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Rediuce text contrast with CSS

  • 7 பதிலளிப்புகள்
  • 1 இந்த பிரச்சனை உள்ளது
  • Last reply by omotrl

Hi, is it possible to reduce text contrast (or increase its opacity), making it less black, on every site, but only where the text is 100% black?

தீர்வு தேர்ந்தெடுக்கப்பட்டது

All Replies (7)

I don't think pure CSS can detect the color of text, except that you could try to match an inline style using numerous variations, such as [style*="color:black"], [style*="color: black"], [style*="color:#000"], [style*="color: #000"], etc. Colors applied through style sheets can't be matched that way.

A script can compute the text color of an element (getComputedStyle()), but considering the number of elements in a page, it would take some time.

You might look at extensions that can color sites to see whether any of those have the logic in them.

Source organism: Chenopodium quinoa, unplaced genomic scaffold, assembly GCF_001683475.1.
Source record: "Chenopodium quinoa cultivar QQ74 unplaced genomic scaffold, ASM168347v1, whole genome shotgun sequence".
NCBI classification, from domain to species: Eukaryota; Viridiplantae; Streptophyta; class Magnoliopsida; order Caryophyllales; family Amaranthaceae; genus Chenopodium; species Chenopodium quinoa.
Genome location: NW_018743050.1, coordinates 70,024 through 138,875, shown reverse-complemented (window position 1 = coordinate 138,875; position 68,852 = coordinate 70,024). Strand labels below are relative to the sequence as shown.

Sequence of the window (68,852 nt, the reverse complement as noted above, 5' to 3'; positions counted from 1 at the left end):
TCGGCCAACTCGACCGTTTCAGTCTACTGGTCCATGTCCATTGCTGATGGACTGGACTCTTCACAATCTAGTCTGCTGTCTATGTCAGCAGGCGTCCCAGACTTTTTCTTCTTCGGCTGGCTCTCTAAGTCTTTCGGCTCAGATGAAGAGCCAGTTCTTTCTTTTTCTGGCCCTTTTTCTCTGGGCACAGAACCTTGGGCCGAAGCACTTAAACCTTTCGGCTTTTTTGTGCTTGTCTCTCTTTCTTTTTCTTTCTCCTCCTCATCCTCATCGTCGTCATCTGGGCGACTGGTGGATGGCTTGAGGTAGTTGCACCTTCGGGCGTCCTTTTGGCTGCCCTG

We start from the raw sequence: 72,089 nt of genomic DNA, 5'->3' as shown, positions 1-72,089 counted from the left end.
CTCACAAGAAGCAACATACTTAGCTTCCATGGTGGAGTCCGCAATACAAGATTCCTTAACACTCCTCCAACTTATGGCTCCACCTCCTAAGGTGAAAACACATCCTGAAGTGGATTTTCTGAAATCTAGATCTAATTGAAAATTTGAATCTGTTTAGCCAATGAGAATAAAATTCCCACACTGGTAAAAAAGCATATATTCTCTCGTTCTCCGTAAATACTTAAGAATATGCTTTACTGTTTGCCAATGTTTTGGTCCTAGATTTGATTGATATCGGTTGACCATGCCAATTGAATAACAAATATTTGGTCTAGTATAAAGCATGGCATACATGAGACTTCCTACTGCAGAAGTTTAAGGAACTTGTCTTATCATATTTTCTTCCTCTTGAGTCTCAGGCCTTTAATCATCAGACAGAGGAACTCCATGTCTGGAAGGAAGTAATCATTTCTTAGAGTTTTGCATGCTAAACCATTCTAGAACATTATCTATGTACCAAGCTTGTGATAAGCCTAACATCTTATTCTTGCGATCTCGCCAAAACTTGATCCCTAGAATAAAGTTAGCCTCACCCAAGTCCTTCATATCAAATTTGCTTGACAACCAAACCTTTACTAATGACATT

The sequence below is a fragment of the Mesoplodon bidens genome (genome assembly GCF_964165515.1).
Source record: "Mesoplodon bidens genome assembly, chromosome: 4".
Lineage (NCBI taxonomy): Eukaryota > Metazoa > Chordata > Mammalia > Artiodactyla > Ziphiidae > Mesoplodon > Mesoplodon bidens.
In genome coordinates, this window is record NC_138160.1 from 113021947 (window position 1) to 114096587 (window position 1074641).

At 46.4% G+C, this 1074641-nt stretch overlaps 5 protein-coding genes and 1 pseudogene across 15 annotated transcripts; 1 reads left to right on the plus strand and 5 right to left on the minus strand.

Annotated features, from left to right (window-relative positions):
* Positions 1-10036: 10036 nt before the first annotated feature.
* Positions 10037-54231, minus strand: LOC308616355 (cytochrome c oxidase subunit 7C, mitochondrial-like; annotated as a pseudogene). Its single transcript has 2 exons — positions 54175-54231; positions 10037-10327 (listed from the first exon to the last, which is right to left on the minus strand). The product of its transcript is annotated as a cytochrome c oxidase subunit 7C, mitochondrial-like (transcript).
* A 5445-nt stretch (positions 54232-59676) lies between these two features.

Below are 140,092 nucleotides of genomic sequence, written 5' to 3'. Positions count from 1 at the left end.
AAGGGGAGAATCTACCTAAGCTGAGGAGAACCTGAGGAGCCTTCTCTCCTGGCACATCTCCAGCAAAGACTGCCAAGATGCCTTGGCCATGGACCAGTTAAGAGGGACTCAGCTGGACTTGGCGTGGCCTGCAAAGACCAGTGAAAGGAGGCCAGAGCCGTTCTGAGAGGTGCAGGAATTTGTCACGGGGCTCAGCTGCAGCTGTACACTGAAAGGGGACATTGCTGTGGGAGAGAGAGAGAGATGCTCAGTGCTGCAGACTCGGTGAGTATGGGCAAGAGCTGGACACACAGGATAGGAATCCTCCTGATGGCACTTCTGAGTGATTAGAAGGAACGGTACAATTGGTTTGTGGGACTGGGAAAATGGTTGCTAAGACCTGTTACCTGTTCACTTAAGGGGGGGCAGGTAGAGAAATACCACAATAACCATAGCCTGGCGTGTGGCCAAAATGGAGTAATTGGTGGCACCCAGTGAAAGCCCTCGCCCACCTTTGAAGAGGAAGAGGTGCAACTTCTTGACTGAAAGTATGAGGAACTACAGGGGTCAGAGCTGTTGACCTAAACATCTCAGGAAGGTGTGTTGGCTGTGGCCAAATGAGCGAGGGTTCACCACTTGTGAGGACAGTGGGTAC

Your explanation is somewhat too advanced for me :) But I see that what I want is not feasible. A simpler problem, then: If I want to reduce contrast (increase opacity) of all text in Wikipedia, how can I do it? If I wanted to make all text gray, I'd go

@-moz-document url-prefix(

   * {color: gray!important;}


but what's the text selector for contrast or opacity functions?

omotrl மூலமாக திருத்தப்பட்டது

தீர்வு தேர்ந்தெடுக்கப்பட்டது

Hi omotrl, there is a filter called contrast, but it mostly operates by darkening the background rather than lightening the text, at least in a brief test.

Opacity unfortunately applies evenly to all colors, so lighter colors would become too light.

Hi, jscher2000! Yes, I know, my question is about the text selector (or font selector). I am thinking along the following lines: select only the text and then apply contrast or opacity only to the text (it's okay that a light text will become even lighter).

I don't think CSS has any way to select text nodes. As a rough approximation, you could name specific types of inline elements that commonly contain text:

a, label, button, input, span, b, i, u, strong, em {}

And block or table-cell elements that typically contain text:

p, td, th {}

And some text will be in a larger structural element such as:

div, body, section, article, main, header, footer {}

The problem is that as you get larger, more non-text things are affected.

I see. I'll use an add-on then. Thank you for your replies!